Hospital Reduces Cesarean Rate—for All the Wrong Reasons

by | May 15, 2015 | Cesarean Surgery

According to Kaiser Health News, Hoag Memorial Hospital, “one of the largest and most respected facilities in Orange County,” delivering more than 6000 babies per year, reduced its cesarean rate in just 3 years from “about 38%” to “just over one-third of all births” and to 27% in low-risk 1st-time mothers. “In medicine, this qualifies as a quick turnaround,” burbles the article’s author, “and the story of how Hoag changed sheds light on what it takes to rapidly improve a hospital’s performance.” Indeed, it does, but not in a good way.

For starters, was the reform because Hoag had seen the error of its ways? Not a chance, as you may have guessed from the fact that they’re still doing way too many cesarean surgeries. No, it was because “a big insurer had warned that its maternity costs were too high, and Hoag might be cut from the plan’s network.”

And how did they manage to shave a minimal percentage off their outrageously high cesarean rate?

To begin with, administrators revealed the OBs’ cesarean rates to each other—not to their patients, mind you; they’re still in the dark. The docs didn’t take kindly to this: “There was a lot of upheaval,” said one, “None of us wanted to look bad in front of our peers . . . and some looked horrible.” So it’s not what you’re doing, it’s someone else finding out about it. Another OB was worried that the rates would be used to penalize them. You mean, they shouldn’t? Doctors also blamed their victims: women were older, they had more complicated pregnancies, they “demanded scheduled C-sections.” I refer anyone tempted to swallow that line to Birth by the Numbers. And, of course, they “questioned how the numbers were gathered.” Not all the OBs were unhappy about the reveal. One said that being aware that Hoag is monitoring her cesarean rate has encouraged her to let women labor longer. Translation: I’m doing the right thing more often now because I’m being watched.

In addition, a business group working to bringing down California cesarean rates collaborated with the biggest local employers and another insurer, Blue Shield, to adjust payments so that the hospital didn’t get paid more for cesareans. Clearly, they understood what drives decision making at hospitals like Hoag. Nurses got in on the action too. They were asked to take cesarean prevention measures such as getting laboring women up and moving around. They got end-of-the-year bonuses for helping the hospital reach its goal. In other words, nurses, too, needed financial incentives to do what they should have been doing in the first place.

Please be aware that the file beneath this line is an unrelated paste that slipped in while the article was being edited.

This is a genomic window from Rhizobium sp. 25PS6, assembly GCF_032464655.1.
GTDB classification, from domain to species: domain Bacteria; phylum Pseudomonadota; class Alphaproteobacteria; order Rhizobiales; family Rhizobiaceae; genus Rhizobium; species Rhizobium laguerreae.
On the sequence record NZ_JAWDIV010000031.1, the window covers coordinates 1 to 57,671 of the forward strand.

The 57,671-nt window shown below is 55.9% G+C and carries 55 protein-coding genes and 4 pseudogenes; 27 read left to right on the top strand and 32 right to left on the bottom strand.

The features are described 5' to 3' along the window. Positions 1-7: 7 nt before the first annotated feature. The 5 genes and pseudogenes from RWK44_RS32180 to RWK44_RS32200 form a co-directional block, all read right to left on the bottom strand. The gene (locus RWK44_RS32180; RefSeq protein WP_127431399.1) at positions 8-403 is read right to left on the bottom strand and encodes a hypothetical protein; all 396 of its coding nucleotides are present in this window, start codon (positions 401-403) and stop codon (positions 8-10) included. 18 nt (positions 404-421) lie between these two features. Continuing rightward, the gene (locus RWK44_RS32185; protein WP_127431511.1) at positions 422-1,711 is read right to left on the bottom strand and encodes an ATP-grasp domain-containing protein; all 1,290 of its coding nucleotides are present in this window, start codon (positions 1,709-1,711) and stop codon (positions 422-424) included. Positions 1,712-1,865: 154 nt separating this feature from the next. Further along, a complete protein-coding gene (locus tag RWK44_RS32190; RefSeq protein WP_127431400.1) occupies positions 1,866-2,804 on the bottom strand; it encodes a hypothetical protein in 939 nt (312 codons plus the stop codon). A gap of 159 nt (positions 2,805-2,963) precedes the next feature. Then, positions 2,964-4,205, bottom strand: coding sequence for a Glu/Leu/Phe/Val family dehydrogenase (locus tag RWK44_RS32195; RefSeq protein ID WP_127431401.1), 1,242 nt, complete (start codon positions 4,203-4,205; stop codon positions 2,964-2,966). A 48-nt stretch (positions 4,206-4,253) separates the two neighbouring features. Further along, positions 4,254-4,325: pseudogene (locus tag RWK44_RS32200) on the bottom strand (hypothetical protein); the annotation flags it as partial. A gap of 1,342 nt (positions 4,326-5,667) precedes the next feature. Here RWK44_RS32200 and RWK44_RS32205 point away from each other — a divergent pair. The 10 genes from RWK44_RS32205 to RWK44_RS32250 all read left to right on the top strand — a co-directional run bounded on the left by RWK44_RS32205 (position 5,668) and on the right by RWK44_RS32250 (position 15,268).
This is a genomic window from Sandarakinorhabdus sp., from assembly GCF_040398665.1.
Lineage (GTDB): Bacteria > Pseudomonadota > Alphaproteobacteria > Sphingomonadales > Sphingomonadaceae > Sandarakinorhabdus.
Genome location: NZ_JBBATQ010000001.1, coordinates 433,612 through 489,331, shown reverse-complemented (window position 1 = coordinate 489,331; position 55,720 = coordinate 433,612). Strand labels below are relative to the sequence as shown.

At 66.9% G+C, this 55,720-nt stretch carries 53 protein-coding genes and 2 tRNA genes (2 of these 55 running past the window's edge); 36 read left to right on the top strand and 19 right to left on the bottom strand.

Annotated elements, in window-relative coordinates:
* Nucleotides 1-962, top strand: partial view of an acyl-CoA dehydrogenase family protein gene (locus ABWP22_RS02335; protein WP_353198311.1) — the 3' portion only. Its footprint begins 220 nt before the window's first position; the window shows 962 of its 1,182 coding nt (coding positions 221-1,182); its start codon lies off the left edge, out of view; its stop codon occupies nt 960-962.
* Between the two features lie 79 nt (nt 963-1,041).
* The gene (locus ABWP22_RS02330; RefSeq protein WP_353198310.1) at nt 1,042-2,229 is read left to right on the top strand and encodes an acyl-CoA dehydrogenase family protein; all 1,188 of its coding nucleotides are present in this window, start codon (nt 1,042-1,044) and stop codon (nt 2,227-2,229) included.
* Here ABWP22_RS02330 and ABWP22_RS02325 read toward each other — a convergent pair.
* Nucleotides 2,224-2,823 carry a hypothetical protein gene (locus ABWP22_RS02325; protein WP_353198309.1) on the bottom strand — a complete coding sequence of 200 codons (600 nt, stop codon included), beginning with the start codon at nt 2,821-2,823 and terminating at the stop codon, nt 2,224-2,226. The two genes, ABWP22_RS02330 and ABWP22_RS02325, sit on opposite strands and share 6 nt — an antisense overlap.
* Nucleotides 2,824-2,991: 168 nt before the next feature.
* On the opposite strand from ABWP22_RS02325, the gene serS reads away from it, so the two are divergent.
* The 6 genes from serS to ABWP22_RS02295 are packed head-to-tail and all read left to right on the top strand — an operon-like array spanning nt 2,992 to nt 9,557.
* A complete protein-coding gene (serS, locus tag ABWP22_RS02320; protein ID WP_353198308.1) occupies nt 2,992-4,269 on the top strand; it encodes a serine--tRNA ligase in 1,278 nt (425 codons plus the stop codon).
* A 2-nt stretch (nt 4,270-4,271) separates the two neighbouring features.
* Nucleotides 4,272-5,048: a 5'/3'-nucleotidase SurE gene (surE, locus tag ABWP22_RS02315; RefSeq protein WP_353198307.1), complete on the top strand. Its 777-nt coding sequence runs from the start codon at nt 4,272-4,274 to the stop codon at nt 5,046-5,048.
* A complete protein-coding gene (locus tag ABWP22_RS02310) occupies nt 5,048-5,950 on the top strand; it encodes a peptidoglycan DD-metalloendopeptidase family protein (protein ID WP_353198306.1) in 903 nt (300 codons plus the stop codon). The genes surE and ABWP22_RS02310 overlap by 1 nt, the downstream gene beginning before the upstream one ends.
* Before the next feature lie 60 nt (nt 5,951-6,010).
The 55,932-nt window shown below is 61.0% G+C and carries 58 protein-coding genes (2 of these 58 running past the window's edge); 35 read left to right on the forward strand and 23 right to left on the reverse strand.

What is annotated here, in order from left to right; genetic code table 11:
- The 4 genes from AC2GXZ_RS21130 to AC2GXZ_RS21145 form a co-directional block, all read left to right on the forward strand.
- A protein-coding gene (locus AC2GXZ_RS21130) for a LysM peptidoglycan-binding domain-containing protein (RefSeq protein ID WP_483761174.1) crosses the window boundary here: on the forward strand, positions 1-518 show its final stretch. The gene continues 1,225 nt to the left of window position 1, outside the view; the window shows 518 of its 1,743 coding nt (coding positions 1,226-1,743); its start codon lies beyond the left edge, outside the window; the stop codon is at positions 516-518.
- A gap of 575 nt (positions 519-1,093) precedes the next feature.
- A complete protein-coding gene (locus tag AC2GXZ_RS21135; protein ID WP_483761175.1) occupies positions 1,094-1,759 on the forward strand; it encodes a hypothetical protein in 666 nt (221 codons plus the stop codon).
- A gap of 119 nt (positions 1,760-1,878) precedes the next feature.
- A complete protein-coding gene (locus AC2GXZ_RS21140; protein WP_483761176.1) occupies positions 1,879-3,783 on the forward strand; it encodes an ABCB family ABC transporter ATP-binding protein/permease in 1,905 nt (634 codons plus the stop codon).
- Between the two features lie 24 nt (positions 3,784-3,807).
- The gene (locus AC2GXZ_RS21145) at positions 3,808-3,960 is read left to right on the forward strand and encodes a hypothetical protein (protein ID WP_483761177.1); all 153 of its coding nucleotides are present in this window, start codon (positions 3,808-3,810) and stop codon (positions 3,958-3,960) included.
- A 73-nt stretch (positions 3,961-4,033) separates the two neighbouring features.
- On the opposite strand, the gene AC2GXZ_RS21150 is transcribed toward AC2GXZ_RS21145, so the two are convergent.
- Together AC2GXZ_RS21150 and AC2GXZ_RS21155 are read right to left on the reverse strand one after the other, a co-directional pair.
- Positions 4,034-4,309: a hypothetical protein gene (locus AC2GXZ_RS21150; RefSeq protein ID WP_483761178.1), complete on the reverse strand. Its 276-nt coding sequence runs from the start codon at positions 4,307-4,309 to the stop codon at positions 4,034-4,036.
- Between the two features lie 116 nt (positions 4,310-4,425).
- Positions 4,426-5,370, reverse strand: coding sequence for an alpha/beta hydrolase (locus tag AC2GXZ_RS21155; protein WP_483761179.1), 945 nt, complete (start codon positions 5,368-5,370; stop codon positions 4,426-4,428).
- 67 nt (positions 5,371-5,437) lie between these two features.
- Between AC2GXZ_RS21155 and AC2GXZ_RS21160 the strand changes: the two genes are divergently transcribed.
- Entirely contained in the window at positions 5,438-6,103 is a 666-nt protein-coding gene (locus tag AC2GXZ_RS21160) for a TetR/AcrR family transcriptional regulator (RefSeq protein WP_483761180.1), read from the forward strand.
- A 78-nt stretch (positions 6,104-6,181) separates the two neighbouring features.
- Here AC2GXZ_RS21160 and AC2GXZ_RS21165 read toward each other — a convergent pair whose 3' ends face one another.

The hospital hired laborists as well, leading one doctor to comment that having in-house OBs available 24/7 allowed him to be “a little more patient.” Apparently, “impatience” is a legitimate indication for major surgery at Hoag.

The article closes with a feel-good story under the subhead: “Good for Patients Too.” A woman didn’t want a repeat cesarean, and thanks to Hoag’s new attitude, she “got her wish.” “I’m feeling really good,” she says, “This is how childbirth is supposed to be.” I’m glad for her, but you shouldn’t need to hold the hospital at metaphorical gunpoint to make it happen.

Presumably, the insurance company is off of Hoag’s back, and it’s a happy ending for all—except, of course, for the thousands of women per year who are still having unnecessary cesarean surgeries at Hoag and suffering the consequences and who have no idea that their care providers don’t care how many cesareans they do unless motivated by gain or fear.

“The data helped people achieve the culture change,” says the senior manager of the business group. Actually, the culture hasn’t changed a bit. No one cared about what was best for their patients, and they still don’t.

The medical director of the California Maternal Quality Care Collaborative comments, “Many hospitals don’t act until dollars are at stake,” adding that Hoag is now becoming a model for other hospitals. Sadly, he’s right.

I don’t know which is worse: the indifference of Hoag Memorial staff to the health and wellbeing of mothers and babies until there’s something in it for them or this article’s obliviousness to that fact. Hoag is a poster child for everything that’s wrong with the system, but no one seems to have noticed.

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